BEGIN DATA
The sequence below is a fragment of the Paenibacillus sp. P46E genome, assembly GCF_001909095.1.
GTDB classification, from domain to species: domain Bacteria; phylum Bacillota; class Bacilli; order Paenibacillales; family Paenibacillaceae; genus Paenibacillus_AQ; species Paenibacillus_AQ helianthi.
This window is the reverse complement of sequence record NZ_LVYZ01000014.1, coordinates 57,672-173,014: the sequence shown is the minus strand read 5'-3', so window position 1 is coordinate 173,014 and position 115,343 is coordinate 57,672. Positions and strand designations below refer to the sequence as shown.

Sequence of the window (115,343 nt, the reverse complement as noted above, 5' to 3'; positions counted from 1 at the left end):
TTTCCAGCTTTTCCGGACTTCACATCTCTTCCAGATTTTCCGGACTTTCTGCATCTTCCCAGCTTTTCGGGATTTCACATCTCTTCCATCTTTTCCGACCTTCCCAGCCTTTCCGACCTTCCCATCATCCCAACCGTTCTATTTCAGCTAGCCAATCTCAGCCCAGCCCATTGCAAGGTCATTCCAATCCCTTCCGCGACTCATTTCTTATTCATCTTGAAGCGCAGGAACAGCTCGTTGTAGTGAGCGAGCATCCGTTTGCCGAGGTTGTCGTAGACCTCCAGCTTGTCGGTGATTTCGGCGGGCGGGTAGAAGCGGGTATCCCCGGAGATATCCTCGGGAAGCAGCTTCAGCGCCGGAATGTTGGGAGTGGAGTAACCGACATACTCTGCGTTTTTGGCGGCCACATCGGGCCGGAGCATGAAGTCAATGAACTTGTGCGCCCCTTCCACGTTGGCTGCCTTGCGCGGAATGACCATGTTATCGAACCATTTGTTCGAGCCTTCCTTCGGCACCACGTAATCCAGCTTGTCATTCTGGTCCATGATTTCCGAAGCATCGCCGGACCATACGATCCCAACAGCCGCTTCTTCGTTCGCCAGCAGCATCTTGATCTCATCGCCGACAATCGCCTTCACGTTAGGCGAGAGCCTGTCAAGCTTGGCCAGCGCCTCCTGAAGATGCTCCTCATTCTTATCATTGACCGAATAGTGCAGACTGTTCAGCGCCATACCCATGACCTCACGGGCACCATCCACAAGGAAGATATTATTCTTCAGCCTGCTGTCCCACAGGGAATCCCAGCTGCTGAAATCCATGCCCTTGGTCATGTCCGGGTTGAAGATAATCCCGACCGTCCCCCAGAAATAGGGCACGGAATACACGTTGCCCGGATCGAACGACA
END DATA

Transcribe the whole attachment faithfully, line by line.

The sequence below is a fragment of the Paenibacillus sp. P46E genome, assembly GCF_001909095.1.
GTDB classification, from domain to species: domain Bacteria; phylum Bacillota; class Bacilli; order Paenibacillales; family Paenibacillaceae; genus Paenibacillus_AQ; species Paenibacillus_AQ helianthi.
This window is the reverse complement of sequence record NZ_LVYZ01000014.1, coordinates 57,672-173,014: the sequence shown is the minus strand read 5'-3', so window position 1 is coordinate 173,014 and position 115,343 is coordinate 57,672. Positions and strand designations below refer to the sequence as shown.

Sequence of the window (115,343 nt, the reverse complement as noted above, 5' to 3'; positions counted from 1 at the left end):
TTTCCAGCTTTTCCGGACTTCACATCTCTTCCAGATTTTCCGGACTTTCTGCATCTTCCCAGCTTTTCGGGATTTCACATCTCTTCCATCTTTTCCGACCTTCCCAGCCTTTCCGACCTTCCCATCATCCCAACCGTTCTATTTCAGCTAGCCAATCTCAGCCCAGCCCATTGCAAGGTCATTCCAATCCCTTCCGCGACTCATTTCTTATTCATCTTGAAGCGCAGGAACAGCTCGTTGTAGTGAGCGAGCATCCGTTTGCCGAGGTTGTCGTAGACCTCCAGCTTGTCGGTGATTTCGGCGGGCGGGTAGAAGCGGGTATCCCCGGAGATATCCTCGGGAAGCAGCTTCAGCGCCGGAATGTTGGGAGTGGAGTAACCGACATACTCTGCGTTTTTGGCGGCCACATCGGGCCGGAGCATGAAGTCAATGAACTTGTGCGCCCCTTCCACGTTGGCTGCCTTGCGCGGAATGACCATGTTATCGAACCATTTGTTCGAGCCTTCCTTCGGCACCACGTAATCCAGCTTGTCATTCTGGTCCATGATTTCCGAAGCATCGCCGGACCATACGATCCCAACAGCCGCTTCTTCGTTCGCCAGCAGCATCTTGATCTCATCGCCGACAATCGCCTTCACGTTAGGCGAGAGCCTGTCAAGCTTGGCCAGCGCCTCCTGAAGATGCTCCTCATTCTTATCATTGACCGAATAGTGCAGACTGTTCAGCGCCATACCCATGACCTCACGGGCACCATCCACAAGGAAGATATTATTCTTCAGCCTGCTGTCCCACAGGGAATCCCAGCTGCTGAAATCCATGCCCTTGGTCATGTCCGGGTTGAAGATAATCCCGACCGTCCCCCAGAAATAGGGCACGGAATACACGTTGCCCGGATCGAACGACA